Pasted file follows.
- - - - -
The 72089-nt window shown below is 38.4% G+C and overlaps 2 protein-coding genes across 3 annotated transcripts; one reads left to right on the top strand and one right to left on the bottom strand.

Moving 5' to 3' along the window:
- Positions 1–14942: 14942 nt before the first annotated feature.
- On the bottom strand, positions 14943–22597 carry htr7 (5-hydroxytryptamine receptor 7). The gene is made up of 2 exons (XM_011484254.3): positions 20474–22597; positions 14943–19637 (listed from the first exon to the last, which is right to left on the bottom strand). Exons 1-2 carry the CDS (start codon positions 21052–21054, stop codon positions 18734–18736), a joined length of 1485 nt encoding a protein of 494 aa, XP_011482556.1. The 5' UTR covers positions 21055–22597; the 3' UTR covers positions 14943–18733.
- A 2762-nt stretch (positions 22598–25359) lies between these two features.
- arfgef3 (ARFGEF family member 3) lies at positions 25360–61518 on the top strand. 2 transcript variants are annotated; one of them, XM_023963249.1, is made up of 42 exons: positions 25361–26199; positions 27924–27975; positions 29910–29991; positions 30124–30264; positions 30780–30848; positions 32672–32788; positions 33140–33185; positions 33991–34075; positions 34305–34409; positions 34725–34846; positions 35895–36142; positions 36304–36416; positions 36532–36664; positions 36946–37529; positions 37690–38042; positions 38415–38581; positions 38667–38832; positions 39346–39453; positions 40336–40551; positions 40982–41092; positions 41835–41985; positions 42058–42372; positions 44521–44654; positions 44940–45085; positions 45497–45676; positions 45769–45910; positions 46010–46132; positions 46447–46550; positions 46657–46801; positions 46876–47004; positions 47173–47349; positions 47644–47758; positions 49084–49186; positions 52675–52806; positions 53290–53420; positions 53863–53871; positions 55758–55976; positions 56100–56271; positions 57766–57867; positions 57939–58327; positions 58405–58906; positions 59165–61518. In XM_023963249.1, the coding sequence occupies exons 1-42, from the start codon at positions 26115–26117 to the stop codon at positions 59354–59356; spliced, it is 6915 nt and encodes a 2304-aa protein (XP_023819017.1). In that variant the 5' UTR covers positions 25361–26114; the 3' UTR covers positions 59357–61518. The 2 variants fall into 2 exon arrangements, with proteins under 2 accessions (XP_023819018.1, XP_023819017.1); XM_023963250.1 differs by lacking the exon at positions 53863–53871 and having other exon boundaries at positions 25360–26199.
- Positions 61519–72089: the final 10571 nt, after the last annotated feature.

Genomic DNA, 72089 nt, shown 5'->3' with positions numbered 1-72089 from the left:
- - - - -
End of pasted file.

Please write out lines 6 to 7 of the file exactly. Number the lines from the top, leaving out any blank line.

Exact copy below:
- arfgef3 (ARFGEF family member 3) lies at positions 25360–61518 on the top strand. 2 transcript variants are annotated; one of them, XM_023963249.1, is made up of 42 exons: positions 25361–26199; positions 27924–27975; positions 29910–29991; positions 30124–30264; positions 30780–30848; positions 32672–32788; positions 33140–33185; positions 33991–34075; positions 34305–34409; positions 34725–34846; positions 35895–36142; positions 36304–36416; positions 36532–36664; positions 36946–37529; positions 37690–38042; positions 38415–38581; positions 38667–38832; positions 39346–39453; positions 40336–40551; positions 40982–41092; positions 41835–41985; positions 42058–42372; positions 44521–44654; positions 44940–45085; positions 45497–45676; positions 45769–45910; positions 46010–46132; positions 46447–46550; positions 46657–46801; positions 46876–47004; positions 47173–47349; positions 47644–47758; positions 49084–49186; positions 52675–52806; positions 53290–53420; positions 53863–53871; positions 55758–55976; positions 56100–56271; positions 57766–57867; positions 57939–58327; positions 58405–58906; positions 59165–61518. In XM_023963249.1, the coding sequence occupies exons 1-42, from the start codon at positions 26115–26117 to the stop codon at positions 59354–59356; spliced, it is 6915 nt and encodes a 2304-aa protein (XP_023819017.1). In that variant the 5' UTR covers positions 25361–26114; the 3' UTR covers positions 59357–61518. The 2 variants fall into 2 exon arrangements, with proteins under 2 accessions (XP_023819018.1, XP_023819017.1); XM_023963250.1 differs by lacking the exon at positions 53863–53871 and having other exon boundaries at positions 25360–26199.
- Positions 61519–72089: the final 10571 nt, after the last annotated feature.